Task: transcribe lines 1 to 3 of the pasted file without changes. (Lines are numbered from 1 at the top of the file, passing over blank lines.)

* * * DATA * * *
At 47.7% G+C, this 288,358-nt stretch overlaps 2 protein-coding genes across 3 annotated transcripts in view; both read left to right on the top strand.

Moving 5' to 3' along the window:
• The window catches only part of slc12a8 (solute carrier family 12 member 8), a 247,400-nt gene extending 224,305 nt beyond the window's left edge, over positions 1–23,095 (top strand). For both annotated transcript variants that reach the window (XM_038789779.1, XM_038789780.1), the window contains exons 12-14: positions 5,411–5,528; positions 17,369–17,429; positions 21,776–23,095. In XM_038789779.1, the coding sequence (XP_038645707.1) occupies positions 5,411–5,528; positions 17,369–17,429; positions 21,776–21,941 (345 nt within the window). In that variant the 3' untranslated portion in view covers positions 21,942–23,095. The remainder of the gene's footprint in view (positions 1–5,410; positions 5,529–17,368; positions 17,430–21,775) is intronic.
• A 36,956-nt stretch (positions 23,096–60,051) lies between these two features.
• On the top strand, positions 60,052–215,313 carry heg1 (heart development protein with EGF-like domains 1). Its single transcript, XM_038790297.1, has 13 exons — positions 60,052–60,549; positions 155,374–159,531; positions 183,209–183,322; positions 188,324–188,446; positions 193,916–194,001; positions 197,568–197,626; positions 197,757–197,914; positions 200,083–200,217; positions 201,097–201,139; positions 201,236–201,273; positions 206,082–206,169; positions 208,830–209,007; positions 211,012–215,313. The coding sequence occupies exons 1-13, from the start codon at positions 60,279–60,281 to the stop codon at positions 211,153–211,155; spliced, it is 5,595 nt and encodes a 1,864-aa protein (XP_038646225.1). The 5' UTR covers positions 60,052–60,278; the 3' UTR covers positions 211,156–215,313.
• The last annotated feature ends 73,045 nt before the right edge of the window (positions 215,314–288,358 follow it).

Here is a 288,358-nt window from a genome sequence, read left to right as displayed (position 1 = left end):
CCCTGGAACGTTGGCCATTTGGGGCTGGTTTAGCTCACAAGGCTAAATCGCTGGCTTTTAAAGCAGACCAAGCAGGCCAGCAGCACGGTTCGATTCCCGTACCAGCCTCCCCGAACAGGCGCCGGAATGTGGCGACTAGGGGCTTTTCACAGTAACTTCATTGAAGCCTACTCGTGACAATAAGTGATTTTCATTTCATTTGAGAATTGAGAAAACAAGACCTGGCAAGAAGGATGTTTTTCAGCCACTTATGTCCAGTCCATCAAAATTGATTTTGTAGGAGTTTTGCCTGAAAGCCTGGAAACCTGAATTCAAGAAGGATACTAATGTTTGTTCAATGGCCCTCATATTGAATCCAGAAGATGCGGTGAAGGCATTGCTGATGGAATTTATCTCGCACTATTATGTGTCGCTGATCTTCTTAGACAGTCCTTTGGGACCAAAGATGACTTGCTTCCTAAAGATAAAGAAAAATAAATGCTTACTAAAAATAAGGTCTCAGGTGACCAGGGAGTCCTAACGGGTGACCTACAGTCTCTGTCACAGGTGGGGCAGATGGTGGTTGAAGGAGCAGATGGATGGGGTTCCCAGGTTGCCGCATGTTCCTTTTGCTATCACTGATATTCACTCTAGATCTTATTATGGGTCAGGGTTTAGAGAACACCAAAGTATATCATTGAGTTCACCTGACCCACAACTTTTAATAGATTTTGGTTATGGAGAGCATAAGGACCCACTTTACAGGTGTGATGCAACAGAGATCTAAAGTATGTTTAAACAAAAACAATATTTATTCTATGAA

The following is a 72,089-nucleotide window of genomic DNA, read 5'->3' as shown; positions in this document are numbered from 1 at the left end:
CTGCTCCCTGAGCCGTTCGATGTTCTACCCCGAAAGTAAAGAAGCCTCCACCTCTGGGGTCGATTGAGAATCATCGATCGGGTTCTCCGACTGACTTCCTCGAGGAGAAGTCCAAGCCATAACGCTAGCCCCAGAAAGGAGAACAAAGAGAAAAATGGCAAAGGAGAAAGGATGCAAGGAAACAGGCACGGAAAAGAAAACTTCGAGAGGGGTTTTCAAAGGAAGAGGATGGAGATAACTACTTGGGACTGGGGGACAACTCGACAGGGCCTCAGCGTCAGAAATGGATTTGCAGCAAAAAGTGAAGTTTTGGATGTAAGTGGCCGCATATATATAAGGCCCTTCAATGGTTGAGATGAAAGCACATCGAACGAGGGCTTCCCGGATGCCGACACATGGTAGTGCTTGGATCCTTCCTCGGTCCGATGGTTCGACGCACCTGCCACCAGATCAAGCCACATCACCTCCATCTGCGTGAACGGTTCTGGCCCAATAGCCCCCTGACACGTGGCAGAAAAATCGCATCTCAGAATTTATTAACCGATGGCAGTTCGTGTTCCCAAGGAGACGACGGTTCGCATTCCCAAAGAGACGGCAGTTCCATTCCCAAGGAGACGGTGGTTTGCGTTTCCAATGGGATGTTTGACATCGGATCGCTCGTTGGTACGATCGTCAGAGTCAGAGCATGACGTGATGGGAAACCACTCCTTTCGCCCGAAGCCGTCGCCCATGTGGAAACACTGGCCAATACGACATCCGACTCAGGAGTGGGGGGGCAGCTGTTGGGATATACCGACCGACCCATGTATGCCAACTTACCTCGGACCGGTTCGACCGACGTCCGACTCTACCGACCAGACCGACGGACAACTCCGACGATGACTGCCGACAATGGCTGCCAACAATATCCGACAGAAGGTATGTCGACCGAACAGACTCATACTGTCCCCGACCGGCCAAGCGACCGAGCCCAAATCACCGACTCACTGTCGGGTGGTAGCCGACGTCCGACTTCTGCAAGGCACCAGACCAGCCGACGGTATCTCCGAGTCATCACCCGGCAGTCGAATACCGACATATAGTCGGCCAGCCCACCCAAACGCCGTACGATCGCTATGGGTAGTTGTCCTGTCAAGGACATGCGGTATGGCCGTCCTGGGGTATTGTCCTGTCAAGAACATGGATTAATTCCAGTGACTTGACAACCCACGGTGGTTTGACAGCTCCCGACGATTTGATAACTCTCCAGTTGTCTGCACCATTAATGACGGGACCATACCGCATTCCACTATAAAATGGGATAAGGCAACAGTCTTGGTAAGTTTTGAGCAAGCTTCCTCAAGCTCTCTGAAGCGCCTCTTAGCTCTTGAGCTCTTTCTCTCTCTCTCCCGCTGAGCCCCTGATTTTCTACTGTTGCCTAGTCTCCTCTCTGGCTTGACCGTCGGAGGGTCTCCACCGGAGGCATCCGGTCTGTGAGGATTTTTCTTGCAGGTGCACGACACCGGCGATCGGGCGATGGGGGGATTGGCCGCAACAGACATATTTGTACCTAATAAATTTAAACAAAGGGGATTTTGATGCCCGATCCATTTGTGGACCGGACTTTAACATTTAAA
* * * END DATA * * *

At 47.7% G+C, this 288,358-nt stretch overlaps 2 protein-coding genes across 3 annotated transcripts in view; both read left to right on the top strand.

Moving 5' to 3' along the window:
• The window catches only part of slc12a8 (solute carrier family 12 member 8), a 247,400-nt gene extending 224,305 nt beyond the window's left edge, over positions 1–23,095 (top strand). For both annotated transcript variants that reach the window (XM_038789779.1, XM_038789780.1), the window contains exons 12-14: positions 5,411–5,528; positions 17,369–17,429; positions 21,776–23,095. In XM_038789779.1, the coding sequence (XP_038645707.1) occupies positions 5,411–5,528; positions 17,369–17,429; positions 21,776–21,941 (345 nt within the window). In that variant the 3' untranslated portion in view covers positions 21,942–23,095. The remainder of the gene's footprint in view (positions 1–5,410; positions 5,529–17,368; positions 17,430–21,775) is intronic.